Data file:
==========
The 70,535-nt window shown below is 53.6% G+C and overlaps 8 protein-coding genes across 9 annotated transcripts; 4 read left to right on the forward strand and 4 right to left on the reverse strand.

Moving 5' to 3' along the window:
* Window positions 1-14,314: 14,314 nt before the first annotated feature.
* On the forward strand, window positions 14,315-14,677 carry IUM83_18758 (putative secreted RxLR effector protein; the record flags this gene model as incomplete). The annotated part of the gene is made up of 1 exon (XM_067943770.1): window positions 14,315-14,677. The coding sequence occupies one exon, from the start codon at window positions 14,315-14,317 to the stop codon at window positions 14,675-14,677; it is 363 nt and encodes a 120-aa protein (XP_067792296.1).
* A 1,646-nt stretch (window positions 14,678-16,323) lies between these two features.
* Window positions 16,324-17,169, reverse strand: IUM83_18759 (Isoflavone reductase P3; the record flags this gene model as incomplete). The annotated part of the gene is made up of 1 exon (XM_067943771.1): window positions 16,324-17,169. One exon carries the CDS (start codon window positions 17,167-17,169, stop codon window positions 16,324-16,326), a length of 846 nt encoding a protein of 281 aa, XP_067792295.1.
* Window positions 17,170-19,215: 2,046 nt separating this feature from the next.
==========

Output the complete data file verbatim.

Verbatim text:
The 70,535-nt window shown below is 53.6% G+C and overlaps 8 protein-coding genes across 9 annotated transcripts; 4 read left to right on the forward strand and 4 right to left on the reverse strand.

Moving 5' to 3' along the window:
* Window positions 1-14,314: 14,314 nt before the first annotated feature.
* On the forward strand, window positions 14,315-14,677 carry IUM83_18758 (putative secreted RxLR effector protein; the record flags this gene model as incomplete). The annotated part of the gene is made up of 1 exon (XM_067943770.1): window positions 14,315-14,677. The coding sequence occupies one exon, from the start codon at window positions 14,315-14,317 to the stop codon at window positions 14,675-14,677; it is 363 nt and encodes a 120-aa protein (XP_067792296.1).
* A 1,646-nt stretch (window positions 14,678-16,323) lies between these two features.
* Window positions 16,324-17,169, reverse strand: IUM83_18759 (Isoflavone reductase P3; the record flags this gene model as incomplete). The annotated part of the gene is made up of 1 exon (XM_067943771.1): window positions 16,324-17,169. One exon carries the CDS (start codon window positions 17,167-17,169, stop codon window positions 16,324-16,326), a length of 846 nt encoding a protein of 281 aa, XP_067792295.1.
* Window positions 17,170-19,215: 2,046 nt separating this feature from the next.